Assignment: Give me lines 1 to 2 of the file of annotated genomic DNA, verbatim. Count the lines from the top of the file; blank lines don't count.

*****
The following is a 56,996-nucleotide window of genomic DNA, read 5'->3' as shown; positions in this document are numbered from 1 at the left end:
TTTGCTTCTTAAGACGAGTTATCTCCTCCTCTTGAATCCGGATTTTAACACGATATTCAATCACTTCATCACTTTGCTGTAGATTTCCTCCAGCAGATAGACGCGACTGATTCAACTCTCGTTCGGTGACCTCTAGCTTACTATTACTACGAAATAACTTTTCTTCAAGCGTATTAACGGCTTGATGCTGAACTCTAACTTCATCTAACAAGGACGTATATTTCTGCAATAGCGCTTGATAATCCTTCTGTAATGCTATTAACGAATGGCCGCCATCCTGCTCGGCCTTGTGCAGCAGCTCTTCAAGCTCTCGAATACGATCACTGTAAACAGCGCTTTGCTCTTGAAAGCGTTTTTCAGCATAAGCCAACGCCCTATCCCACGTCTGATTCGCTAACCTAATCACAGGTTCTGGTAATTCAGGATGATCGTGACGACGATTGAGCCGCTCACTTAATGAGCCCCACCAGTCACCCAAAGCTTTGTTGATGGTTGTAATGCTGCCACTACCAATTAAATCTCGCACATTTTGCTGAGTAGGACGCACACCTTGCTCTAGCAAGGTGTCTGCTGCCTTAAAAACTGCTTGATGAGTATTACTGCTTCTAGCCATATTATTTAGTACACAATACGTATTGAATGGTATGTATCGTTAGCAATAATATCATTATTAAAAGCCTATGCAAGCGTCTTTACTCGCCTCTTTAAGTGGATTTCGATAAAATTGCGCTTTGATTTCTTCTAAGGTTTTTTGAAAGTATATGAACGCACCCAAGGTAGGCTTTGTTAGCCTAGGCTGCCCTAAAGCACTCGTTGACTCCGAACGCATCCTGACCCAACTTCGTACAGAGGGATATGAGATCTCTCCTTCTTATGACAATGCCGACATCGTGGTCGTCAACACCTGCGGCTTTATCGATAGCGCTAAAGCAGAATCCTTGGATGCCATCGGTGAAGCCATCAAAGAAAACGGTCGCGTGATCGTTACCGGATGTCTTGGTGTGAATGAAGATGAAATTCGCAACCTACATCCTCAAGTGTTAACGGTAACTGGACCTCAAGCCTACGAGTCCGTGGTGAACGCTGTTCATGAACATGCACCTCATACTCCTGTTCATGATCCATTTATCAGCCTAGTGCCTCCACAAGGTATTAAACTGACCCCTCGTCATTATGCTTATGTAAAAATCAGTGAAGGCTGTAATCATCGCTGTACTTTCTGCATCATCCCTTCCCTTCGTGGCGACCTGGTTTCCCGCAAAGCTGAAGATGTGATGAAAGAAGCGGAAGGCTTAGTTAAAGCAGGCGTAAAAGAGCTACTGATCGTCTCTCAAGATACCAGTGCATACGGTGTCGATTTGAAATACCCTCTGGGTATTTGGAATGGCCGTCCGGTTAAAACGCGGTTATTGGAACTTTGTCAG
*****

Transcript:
The following is a 56,996-nucleotide window of genomic DNA, read 5'->3' as shown; positions in this document are numbered from 1 at the left end:
TTTGCTTCTTAAGACGAGTTATCTCCTCCTCTTGAATCCGGATTTTAACACGATATTCAATCACTTCATCACTTTGCTGTAGATTTCCTCCAGCAGATAGACGCGACTGATTCAACTCTCGTTCGGTGACCTCTAGCTTACTATTACTACGAAATAACTTTTCTTCAAGCGTATTAACGGCTTGATGCTGAACTCTAACTTCATCTAACAAGGACGTATATTTCTGCAATAGCGCTTGATAATCCTTCTGTAATGCTATTAACGAATGGCCGCCATCCTGCTCGGCCTTGTGCAGCAGCTCTTCAAGCTCTCGAATACGATCACTGTAAACAGCGCTTTGCTCTTGAAAGCGTTTTTCAGCATAAGCCAACGCCCTATCCCACGTCTGATTCGCTAACCTAATCACAGGTTCTGGTAATTCAGGATGATCGTGACGACGATTGAGCCGCTCACTTAATGAGCCCCACCAGTCACCCAAAGCTTTGTTGATGGTTGTAATGCTGCCACTACCAATTAAATCTCGCACATTTTGCTGAGTAGGACGCACACCTTGCTCTAGCAAGGTGTCTGCTGCCTTAAAAACTGCTTGATGAGTATTACTGCTTCTAGCCATATTATTTAGTACACAATACGTATTGAATGGTATGTATCGTTAGCAATAATATCATTATTAAAAGCCTATGCAAGCGTCTTTACTCGCCTCTTTAAGTGGATTTCGATAAAATTGCGCTTTGATTTCTTCTAAGGTTTTTTGAAAGTATATGAACGCACCCAAGGTAGGCTTTGTTAGCCTAGGCTGCCCTAAAGCACTCGTTGACTCCGAACGCATCCTGACCCAACTTCGTACAGAGGGATATGAGATCTCTCCTTCTTATGACAATGCCGACATCGTGGTCGTCAACACCTGCGGCTTTATCGATAGCGCTAAAGCAGAATCCTTGGATGCCATCGGTGAAGCCATCAAAGAAAACGGTCGCGTGATCGTTACCGGATGTCTTGGTGTGAATGAAGATGAAATTCGCAACCTACATCCTCAAGTGTTAACGGTAACTGGACCTCAAGCCTACGAGTCCGTGGTGAACGCTGTTCATGAACATGCACCTCATACTCCTGTTCATGATCCATTTATCAGCCTAGTGCCTCCACAAGGTATTAAACTGACCCCTCGTCATTATGCTTATGTAAAAATCAGTGAAGGCTGTAATCATCGCTGTACTTTCTGCATCATCCCTTCCCTTCGTGGCGACCTGGTTTCCCGCAAAGCTGAAGATGTGATGAAAGAAGCGGAAGGCTTAGTTAAAGCAGGCGTAAAAGAGCTACTGATCGTCTCTCAAGATACCAGTGCATACGGTGTCGATTTGAAATACCCTCTGGGTATTTGGAATGGCCGTCCGGTTAAAACGCGGTTATTGGAACTTTGTCAG